Corticosteroids. Many cases of chronic administration of corticosteroids result in significant liver pathology along with concurrent urinary tract infections, calcinosis cutis or eventual steroid tachyphylaxis. Though cats have fewer steroid receptors than other species, chronic administration can also result in adverse conditions such as diabetes mellitus.
Though it is preferable not to use corticosteroids to treat patients with allergic dermatitis, at times it seems almost cruel not to. A few points are useful to remember when prescribing corticosteroids. 1) Judicious use of corticosteroids should be closely monitored. Often problems occur if owners are left unchecked to administer corticosteroids for long periods of time. 2) Communication with owners as to the potential for adverse side effects is critical. 3) Not all corticosteroids are created equal. Though many practitioners use only prednisone or prednisolone, oral dexamethazone and methylprednisolone may also be used. 4) Remember potential side effects and physiologic interaction with other diseases and drugs. 5) If possible, when using corticosteroids for allergic dermatitis, concurrent administration of non-steroidal treatment may help decrease the dosage of corticosteroid necessary to achieve patient comfort.
Cyclosporine. Cyclosporine will soon be a significant drug used to treat allergic dermatitis in small animals. In some instances cyclosporine may replace many other forms of therapy. The drug has been used for treatment of atopic dermatitis in humans. For use in dogs, a dose of 5-10 mg/kg, q24h, PO is useful for the treatment of allergic dermatitis. There is a significant lag period (four to eight weeks) before a decrease in pruritus may be observed. In approximately 50 percent of dogs the dose may be reduced after the initial period (four to eight weeks). Ten percent of dogs may experience vomiting, which may be reduced or eliminated by concurrent administration of food or discontinuation of the drug. In cats, 25mg given once daily may help decrease pruritus after four to eight weeks. Due to immunosuppression, dogs and cats need to be monitored for potential secondary diseases (demodicosis, dermatophytosis etc).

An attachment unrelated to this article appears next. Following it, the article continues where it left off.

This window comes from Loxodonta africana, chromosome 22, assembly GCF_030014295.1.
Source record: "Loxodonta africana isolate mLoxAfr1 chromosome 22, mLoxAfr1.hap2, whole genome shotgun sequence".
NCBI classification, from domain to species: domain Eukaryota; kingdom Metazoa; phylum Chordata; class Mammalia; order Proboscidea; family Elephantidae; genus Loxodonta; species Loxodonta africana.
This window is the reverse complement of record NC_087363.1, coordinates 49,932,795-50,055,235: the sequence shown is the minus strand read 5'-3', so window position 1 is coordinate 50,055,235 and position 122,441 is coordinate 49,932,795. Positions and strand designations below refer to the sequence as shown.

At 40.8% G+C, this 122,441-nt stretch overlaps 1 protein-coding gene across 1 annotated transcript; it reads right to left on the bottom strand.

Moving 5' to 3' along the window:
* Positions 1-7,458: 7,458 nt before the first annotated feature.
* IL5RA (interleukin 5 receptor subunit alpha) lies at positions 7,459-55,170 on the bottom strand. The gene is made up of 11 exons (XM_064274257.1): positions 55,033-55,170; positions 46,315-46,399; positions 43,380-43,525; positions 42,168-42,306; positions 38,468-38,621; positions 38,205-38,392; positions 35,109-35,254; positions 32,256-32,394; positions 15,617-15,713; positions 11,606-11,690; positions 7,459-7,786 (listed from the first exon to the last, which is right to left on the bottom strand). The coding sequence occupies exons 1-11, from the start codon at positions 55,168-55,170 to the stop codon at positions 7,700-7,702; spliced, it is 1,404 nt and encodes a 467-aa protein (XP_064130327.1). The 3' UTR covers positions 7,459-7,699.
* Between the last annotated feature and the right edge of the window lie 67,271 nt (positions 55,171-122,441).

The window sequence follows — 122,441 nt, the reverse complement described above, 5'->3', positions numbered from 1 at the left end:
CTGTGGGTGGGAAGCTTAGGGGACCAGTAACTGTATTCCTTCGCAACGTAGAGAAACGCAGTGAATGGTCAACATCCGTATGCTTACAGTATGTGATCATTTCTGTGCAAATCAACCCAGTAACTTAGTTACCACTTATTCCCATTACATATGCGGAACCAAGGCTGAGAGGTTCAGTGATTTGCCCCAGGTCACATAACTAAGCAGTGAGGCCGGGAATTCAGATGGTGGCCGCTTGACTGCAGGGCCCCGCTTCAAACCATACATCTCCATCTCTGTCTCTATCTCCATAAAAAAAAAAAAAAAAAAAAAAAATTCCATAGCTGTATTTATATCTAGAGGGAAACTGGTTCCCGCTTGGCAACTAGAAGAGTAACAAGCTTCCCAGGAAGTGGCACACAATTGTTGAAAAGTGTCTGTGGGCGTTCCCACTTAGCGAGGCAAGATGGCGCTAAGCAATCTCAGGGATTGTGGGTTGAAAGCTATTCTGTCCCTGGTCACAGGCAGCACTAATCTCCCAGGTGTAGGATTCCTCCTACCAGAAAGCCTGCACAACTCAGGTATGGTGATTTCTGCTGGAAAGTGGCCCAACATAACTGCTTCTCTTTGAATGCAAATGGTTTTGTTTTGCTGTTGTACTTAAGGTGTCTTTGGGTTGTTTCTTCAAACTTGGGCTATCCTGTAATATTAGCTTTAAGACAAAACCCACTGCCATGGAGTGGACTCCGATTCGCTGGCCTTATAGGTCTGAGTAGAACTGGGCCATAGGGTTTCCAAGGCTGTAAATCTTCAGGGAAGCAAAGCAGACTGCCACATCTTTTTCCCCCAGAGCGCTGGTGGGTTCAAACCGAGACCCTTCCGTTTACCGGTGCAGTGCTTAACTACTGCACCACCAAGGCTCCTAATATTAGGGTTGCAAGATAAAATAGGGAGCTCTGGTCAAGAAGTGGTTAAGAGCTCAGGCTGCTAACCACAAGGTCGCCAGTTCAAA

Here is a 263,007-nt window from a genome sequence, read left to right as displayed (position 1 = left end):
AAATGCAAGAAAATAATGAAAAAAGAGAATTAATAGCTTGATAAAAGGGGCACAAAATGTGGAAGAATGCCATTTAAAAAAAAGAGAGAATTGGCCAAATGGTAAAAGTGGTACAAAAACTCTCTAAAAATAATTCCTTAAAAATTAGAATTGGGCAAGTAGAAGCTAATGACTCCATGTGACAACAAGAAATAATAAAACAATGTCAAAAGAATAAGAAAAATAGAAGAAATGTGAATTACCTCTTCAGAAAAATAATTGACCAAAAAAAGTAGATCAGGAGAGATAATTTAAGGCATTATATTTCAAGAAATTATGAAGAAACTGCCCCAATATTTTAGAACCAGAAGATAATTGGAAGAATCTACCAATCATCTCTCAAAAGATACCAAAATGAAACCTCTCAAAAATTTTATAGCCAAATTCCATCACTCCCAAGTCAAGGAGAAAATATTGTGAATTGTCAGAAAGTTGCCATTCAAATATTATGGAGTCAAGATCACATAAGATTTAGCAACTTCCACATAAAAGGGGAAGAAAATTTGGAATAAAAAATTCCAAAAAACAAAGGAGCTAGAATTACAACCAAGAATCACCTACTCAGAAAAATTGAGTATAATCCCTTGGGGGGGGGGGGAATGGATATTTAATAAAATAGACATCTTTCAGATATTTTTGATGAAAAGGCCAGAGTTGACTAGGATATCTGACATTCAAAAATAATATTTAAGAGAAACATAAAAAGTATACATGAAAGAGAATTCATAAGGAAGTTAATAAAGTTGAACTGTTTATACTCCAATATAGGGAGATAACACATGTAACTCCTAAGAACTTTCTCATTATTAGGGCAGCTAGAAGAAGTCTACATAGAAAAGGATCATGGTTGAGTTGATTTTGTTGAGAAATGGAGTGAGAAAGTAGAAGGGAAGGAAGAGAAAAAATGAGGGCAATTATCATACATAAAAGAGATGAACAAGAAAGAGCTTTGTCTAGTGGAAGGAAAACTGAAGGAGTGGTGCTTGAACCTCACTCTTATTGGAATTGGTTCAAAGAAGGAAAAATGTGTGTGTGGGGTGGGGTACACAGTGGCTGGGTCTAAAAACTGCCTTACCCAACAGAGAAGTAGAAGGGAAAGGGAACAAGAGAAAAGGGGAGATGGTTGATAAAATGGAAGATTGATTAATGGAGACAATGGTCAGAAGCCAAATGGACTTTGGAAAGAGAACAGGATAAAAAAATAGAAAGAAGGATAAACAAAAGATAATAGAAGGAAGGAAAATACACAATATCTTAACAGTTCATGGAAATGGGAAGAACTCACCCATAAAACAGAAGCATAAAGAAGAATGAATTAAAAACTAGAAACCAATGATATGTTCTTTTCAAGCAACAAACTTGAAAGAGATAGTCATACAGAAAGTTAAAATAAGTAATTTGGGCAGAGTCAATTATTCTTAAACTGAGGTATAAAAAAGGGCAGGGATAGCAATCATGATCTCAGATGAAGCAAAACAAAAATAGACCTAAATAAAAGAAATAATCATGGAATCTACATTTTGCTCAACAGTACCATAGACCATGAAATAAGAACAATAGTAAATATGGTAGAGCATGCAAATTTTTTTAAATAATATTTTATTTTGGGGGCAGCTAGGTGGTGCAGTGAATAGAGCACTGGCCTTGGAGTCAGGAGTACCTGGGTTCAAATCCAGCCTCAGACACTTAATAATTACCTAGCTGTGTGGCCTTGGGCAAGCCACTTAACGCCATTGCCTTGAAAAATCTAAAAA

Successful management of patients with allergic skin disease will occur when a clinician uses an integrated approach. Many cases are multifactorial in etiology and pathogenesis, therefore many forms of therapy can and should be used. In addition, patients with allergic skin disease and environmental conditions are constantly changing so constant monitoring is needed. Changes in therapy should be expected. Communication with clients about expectations is essential. Though difficult and frustrating, successful management of patients with allergic skin disease can be very rewarding.